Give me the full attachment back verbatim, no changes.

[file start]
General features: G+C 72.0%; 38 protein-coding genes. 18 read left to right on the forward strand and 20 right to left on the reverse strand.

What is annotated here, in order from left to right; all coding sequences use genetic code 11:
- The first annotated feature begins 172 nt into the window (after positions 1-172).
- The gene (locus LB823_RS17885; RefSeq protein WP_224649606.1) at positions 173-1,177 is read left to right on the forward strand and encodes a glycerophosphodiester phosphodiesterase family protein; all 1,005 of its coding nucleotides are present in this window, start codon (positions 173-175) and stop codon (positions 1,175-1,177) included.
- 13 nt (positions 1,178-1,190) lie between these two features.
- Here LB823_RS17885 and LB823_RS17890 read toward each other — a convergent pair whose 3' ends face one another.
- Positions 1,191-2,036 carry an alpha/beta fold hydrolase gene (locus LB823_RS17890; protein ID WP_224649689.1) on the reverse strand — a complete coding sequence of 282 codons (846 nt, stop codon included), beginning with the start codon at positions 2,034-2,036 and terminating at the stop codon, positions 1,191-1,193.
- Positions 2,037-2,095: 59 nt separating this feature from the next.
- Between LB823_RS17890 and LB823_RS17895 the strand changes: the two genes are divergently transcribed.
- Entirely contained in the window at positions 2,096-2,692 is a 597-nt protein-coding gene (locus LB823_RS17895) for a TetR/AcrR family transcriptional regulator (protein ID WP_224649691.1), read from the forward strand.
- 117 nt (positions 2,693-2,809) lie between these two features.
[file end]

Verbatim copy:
General features: G+C 72.0%; 38 protein-coding genes. 18 read left to right on the forward strand and 20 right to left on the reverse strand.

What is annotated here, in order from left to right; all coding sequences use genetic code 11:
- The first annotated feature begins 172 nt into the window (after positions 1-172).
- The gene (locus LB823_RS17885; RefSeq protein WP_224649606.1) at positions 173-1,177 is read left to right on the forward strand and encodes a glycerophosphodiester phosphodiesterase family protein; all 1,005 of its coding nucleotides are present in this window, start codon (positions 173-175) and stop codon (positions 1,175-1,177) included.
- 13 nt (positions 1,178-1,190) lie between these two features.
- Here LB823_RS17885 and LB823_RS17890 read toward each other — a convergent pair whose 3' ends face one another.
- Positions 1,191-2,036 carry an alpha/beta fold hydrolase gene (locus LB823_RS17890; protein ID WP_224649689.1) on the reverse strand — a complete coding sequence of 282 codons (846 nt, stop codon included), beginning with the start codon at positions 2,034-2,036 and terminating at the stop codon, positions 1,191-1,193.
- Positions 2,037-2,095: 59 nt separating this feature from the next.
- Between LB823_RS17890 and LB823_RS17895 the strand changes: the two genes are divergently transcribed.
- Entirely contained in the window at positions 2,096-2,692 is a 597-nt protein-coding gene (locus LB823_RS17895) for a TetR/AcrR family transcriptional regulator (protein ID WP_224649691.1), read from the forward strand.
- 117 nt (positions 2,693-2,809) lie between these two features.